Pachisi is a very ancient Indian game for 4 people playing in 2 pairs, also known as "Twenty Five". This is the original game from which Ludo and Parcheesi were derived, although you will see that the rules are different. Pachisi is quite a skillful game, where you must definitely play as a partnership to win. Scroll down for instructions and our printable game board below.
You will need:
- One game board, printed and assembled
- 16 pieces, printed and assembled
- A set of 6 small cowrie shells, or 6 coins adapted as shown on the printout
- Our pachisi game board printable
Choose a partner, and sit opposite them with the board between you. Take the 4 pieces which match the colour at the end of the arm pointing to you. This means that Purple and Yellow will be playing against Red and Green. Put all the pieces in the centre square (known as Charkoni, but which we will call Centre from now on). Lay the scoring chart on the table near the board for reference, until you get used to the scoring.
Now throw your "dice" and decide who starts: the player with the highest score begins and then play follows around the table in an anti-clockwise direction.
The Aim of the Game:
The first team to move all their pieces out of Centre, around the board, and back to Centre, are the winners.
How To Play Pachisi:
The first player throws the "dice" and moves one of his pieces out of Centre, down the pink column of the board nearest him and marked by his colour, and then around the board as shown by the arrows below. If one of the special "Grace" numbers is thrown (25 points, 10 points or 6 points), the player is allowed another turn as long as he or she removes a second piece from Centre. Play then passes to the right.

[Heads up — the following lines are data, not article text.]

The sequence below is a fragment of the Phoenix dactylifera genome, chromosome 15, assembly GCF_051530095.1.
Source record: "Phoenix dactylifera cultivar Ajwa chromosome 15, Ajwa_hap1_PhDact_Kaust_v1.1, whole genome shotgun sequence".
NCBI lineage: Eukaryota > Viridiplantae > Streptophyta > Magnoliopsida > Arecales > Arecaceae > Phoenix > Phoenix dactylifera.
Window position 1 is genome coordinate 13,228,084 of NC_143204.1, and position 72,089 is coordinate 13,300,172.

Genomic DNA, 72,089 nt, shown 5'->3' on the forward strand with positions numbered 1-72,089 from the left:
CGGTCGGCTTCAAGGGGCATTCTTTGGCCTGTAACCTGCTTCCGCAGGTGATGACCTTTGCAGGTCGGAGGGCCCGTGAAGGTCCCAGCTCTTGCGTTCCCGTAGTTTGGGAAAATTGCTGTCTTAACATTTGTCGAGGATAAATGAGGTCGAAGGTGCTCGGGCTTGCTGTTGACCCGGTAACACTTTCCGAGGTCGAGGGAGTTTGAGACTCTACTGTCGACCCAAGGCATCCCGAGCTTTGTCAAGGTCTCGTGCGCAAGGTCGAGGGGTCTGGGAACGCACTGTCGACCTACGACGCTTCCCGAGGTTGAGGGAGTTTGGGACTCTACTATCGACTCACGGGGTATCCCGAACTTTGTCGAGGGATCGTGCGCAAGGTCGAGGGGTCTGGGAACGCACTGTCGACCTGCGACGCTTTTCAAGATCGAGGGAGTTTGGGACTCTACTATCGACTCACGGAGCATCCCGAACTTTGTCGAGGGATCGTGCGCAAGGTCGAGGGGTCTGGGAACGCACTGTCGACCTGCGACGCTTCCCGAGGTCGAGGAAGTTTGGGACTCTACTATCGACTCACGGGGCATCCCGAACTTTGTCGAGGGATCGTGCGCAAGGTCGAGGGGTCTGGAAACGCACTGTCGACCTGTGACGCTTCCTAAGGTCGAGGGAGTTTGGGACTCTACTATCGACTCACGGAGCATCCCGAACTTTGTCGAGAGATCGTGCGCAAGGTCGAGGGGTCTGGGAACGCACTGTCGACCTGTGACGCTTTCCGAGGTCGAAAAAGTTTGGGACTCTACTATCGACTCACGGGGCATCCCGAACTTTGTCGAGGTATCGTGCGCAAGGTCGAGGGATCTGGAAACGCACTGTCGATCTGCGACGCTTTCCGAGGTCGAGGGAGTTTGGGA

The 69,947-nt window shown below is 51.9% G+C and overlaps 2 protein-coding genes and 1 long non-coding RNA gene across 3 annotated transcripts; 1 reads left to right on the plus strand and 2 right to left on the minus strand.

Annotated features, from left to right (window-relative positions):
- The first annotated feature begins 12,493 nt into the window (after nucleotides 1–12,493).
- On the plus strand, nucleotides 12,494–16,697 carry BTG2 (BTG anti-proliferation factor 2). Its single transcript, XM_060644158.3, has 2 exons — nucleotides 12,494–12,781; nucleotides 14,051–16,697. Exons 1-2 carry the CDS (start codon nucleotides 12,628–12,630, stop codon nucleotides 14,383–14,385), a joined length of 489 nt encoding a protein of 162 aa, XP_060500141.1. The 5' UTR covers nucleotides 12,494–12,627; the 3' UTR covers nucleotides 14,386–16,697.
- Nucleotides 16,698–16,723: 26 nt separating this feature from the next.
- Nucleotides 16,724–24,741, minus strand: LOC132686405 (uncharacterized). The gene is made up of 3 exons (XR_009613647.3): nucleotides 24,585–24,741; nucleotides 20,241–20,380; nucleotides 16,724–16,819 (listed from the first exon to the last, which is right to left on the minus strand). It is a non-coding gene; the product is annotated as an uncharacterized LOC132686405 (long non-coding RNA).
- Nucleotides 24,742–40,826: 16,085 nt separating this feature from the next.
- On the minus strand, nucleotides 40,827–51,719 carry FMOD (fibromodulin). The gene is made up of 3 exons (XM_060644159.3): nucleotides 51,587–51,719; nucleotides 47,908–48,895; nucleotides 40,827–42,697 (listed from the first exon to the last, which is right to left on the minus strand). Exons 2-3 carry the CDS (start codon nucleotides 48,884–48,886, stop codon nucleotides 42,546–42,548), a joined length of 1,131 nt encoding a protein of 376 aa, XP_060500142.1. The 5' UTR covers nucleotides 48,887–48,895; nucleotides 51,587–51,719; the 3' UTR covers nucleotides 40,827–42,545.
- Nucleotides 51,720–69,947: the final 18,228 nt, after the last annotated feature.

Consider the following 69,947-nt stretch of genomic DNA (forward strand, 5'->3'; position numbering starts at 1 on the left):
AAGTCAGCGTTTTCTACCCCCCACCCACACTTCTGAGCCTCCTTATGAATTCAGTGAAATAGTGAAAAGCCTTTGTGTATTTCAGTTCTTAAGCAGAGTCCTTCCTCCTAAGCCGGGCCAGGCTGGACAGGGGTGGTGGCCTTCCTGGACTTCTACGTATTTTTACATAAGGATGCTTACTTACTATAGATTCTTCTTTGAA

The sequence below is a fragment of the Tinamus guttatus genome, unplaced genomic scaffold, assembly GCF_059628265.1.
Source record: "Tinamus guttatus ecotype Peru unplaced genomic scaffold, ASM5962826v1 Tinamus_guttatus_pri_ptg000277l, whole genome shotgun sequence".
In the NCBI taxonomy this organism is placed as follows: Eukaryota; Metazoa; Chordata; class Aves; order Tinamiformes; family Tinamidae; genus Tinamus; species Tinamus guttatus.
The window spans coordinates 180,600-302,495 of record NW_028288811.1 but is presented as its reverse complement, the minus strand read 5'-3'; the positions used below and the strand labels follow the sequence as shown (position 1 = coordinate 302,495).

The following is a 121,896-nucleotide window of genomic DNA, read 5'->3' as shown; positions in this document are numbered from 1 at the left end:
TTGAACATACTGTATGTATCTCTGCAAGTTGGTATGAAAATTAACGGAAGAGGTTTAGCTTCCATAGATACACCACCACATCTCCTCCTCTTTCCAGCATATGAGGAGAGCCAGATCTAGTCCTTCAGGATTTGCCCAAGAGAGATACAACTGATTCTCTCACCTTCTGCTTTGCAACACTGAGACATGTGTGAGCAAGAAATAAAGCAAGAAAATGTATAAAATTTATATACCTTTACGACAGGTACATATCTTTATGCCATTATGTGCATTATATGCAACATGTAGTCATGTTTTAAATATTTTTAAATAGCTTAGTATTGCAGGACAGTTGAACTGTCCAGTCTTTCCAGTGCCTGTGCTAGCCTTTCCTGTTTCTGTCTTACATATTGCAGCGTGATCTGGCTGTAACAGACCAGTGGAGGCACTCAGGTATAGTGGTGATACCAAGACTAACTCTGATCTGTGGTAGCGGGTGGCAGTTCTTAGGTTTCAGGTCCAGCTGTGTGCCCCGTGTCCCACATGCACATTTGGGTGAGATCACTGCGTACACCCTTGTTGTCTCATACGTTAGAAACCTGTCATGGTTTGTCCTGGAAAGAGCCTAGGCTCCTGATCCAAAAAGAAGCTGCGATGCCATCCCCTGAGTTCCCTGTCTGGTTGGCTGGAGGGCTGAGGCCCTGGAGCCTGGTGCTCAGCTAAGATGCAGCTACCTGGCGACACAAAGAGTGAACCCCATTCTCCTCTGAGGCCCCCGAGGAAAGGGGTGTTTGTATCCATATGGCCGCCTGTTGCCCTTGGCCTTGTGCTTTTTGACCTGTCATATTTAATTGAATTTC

On each player's first throw they are allowed to take one of their pieces out of Centre, no matter what they throw. But for subsequent turns, they need to throw a Grace to be able to take a piece out.
You can land on the same square as one of your partner's pieces.
You can land on any empty Castle (marked by a yellow cross).
You cannot land on a Castle that is occupied by one of your opponent's pieces. If that is your only possible move, you miss your turn.
If you land on a square occupied by one of your opponent's pieces, you can capture their piece and send it back to Centre! You then take another turn. Remember that their piece will not be allowed out of Centre again until they throw a Grace.
Choosing Not To Move:
When you have thrown the "dice", you may decide not to take your turn (perhaps because it would be safer to stay on a Castle, or to help your partner.
Moving Back To Centre:
To win, you and your partner need to get all your pieces around the board and back into the Centre. However, you need to throw an exact number to return to the Centre, so it isn't always easy! Hint: if you land on the Castle Square at the end of the arm to your left, you can sit there and wait for the perfect throw - 25 points - to jump straight back to Centre. See the illustration below.
When your piece has been all the way around the board and reaches Centre again, turn it on its side to show that it has completed its round.
You don't have to return to Centre: sometimes, if your partner is very far behind, it may be more helpful for you to go all the way around the board again!